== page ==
November 24th, 2010 by admin
Cluj-Napoca, Romania, November 2010
After graduating with her master’s of public health degree from Yale, Trang Thach moved to Romania to research drinking water with the aid of a Fulbright Grant. Her search for a career, along with her family history and temple work for ancestors from Vietnam, has helped strengthen her testimony of God’s love and mercy.
How did you join the Church?
My mom joined the Church when I was about five or six, after we’d been living in the U.S. for a couple of years after leaving Vietnam. It is basically because of her that I was involved with the Church. When I turned eight I was baptized because my mom was still active in the Church and we were still going. But after a couple of years she became inactive.
When we first joined the Church, my dad wasn’t in the United States. My mom got involved with the Church because she felt like it was a great organization. So when we first started coming to church we attended the Asian branch, and there was a young American couple who didn’t have children. During that time that the branch was trying to strengthen their Family Home Evening program so they assigned ward missionaries and couples in the branch who were stronger in the Church to newer members and families to help them get started. So, this young American couple was assigned to our family, and they would come over to our house every Monday. My mom would make them a big meal. We’d all sit around the floor and eat and afterwards would have a lesson and an activity. And this went on for years. And so our families just became really close.
My mom started to work a lot, and so they would come even during the week. But especially on weekends they would bring us—me and my brother that’s just older than me—to their house. And we’d spend the weekend with them so that we could go to church on Sundays. It was kind of from that interaction that I stayed involved in the Church when I was younger.
A lot of my family became inactive, with the exception of me and my brother just older than me. You know, I wasn’t really surrounded by the Church, aside from the weekends when I would go to my white parents’, as I call them, house and go to church with them.
You have expressed feeling a sense of uniqueness as a member of the Church because of your personal history. How did that difference manifest itself?
After I graduated from the University of Houston and moved to D. C. to work, I decided that I would live in a house with three other girls who were members of the Church. I was really extremely nervous because I wasn’t sure if I would be “Mormon” enough since I had no idea what it was going to be like living with other members of the Church. And to be honest I thought it would be weird, and I thought that they would be weird. I asked things like, “Are they going to expect me to pray with them every morning and read my scriptures with them?” Because I have enough trouble doing that by myself as it is. But, you know, fortunately, when I met these girls they were all very down-to-earth—very strong in the gospel and were totally not like that at all. That made me feel more comfortable.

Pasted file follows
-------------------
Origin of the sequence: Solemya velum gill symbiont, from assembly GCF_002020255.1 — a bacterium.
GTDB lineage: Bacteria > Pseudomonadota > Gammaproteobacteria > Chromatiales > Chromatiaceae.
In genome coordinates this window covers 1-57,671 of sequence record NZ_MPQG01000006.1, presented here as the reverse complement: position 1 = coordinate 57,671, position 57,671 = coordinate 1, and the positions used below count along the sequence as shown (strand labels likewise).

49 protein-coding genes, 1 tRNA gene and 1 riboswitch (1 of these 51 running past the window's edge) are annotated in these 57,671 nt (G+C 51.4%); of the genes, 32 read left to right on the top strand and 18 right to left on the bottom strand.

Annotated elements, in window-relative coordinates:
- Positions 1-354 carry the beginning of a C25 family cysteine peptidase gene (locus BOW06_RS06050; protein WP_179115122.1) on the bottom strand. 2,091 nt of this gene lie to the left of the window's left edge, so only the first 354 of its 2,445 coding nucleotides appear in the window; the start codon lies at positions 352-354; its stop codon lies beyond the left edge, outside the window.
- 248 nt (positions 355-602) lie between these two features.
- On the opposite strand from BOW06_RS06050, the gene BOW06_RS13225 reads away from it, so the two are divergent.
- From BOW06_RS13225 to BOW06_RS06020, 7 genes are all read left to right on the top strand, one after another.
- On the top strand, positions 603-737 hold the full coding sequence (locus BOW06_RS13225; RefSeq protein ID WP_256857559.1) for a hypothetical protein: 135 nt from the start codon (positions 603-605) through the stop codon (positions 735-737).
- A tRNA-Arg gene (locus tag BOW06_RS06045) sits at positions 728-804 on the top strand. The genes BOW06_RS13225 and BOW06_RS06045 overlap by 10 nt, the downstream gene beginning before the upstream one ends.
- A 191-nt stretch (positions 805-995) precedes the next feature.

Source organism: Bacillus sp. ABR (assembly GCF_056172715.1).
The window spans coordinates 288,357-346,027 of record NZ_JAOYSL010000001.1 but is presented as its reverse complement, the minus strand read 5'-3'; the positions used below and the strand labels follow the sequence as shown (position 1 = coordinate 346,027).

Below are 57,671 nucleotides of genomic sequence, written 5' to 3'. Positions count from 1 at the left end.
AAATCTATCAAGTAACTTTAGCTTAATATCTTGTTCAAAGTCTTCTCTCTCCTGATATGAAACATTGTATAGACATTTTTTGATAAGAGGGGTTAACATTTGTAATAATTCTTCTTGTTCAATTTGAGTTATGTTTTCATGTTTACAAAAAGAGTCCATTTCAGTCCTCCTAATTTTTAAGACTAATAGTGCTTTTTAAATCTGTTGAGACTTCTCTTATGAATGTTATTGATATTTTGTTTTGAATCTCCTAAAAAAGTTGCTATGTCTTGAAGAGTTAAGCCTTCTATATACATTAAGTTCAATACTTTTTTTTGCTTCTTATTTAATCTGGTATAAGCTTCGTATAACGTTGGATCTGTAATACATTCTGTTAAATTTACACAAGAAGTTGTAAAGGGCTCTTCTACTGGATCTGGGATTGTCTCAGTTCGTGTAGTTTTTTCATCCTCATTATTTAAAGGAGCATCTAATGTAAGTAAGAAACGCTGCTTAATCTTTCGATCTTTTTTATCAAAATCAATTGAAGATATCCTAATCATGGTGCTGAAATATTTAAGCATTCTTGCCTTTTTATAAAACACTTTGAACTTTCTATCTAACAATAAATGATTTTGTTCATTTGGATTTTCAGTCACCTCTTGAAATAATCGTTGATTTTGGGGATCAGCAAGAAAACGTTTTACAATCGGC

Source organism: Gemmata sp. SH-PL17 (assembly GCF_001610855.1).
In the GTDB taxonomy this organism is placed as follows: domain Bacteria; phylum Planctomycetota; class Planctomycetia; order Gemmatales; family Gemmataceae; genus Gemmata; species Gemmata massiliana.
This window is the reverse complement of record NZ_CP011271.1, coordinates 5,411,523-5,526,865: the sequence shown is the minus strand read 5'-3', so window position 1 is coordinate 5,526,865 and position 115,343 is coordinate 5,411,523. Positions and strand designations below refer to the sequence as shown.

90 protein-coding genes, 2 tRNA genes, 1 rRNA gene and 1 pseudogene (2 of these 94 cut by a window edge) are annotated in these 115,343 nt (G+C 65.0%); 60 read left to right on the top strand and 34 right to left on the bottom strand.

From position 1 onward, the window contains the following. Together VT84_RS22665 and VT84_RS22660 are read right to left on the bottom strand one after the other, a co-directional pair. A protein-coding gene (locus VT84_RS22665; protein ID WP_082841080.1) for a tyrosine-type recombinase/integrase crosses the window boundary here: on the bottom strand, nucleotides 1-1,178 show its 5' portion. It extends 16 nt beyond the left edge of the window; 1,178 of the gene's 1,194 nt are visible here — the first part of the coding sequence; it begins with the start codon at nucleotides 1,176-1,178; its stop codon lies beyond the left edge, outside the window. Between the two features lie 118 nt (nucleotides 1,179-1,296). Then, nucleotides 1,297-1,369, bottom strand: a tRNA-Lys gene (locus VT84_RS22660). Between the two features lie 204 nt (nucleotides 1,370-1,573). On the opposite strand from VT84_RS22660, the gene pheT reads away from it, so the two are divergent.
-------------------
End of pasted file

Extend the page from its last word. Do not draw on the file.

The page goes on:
You were committed to going to medical school, but that didn’t work out for you. How did you deal with living away from home and with disappointment as you tried to find your career path?
When I moved to D. C., I strongly wanted to pursue medical school, and when I took the MCAT for the third time and didn’t do well on it, I was completely devastated. Only the difference was this time, living away from home in D.C., I didn’t have my family as a support system near me as I had the first two times. And I didn’t have my friends who I felt really knew my story. When I was in Houston, all my friends were with me the entire way, and they’d known me ever since I started to pursue that career path. In D.C. I told a few people about it, but it felt like no one really knew how much I had struggled with a feeling of failure and with a feeling of being lost, of not knowing what I was supposed to do with my life at that point. It’s really through that experience that I feel like I found my own testimony.
I also discovered that while I did have a testimony, a lot of it leaned on my white parents and what I’d known because of them. I think for me it was really the first time that I discovered my own relationship with the Lord, which for me was a very important milestone because I didn’t have them to lean on as I would have at home. It was hard but I really feel that that was important because it really stretched me. There were just days when I felt so lost and so confused. And it was also actually the first time that I’d asked a friend of mine for a blessing of comfort. Up until then it was my brother or my white dad who had given me a blessing. It was through that I gained my own testimony of the priesthood, as well, and of the power of priesthood blessings. I would say that was where I was really converted.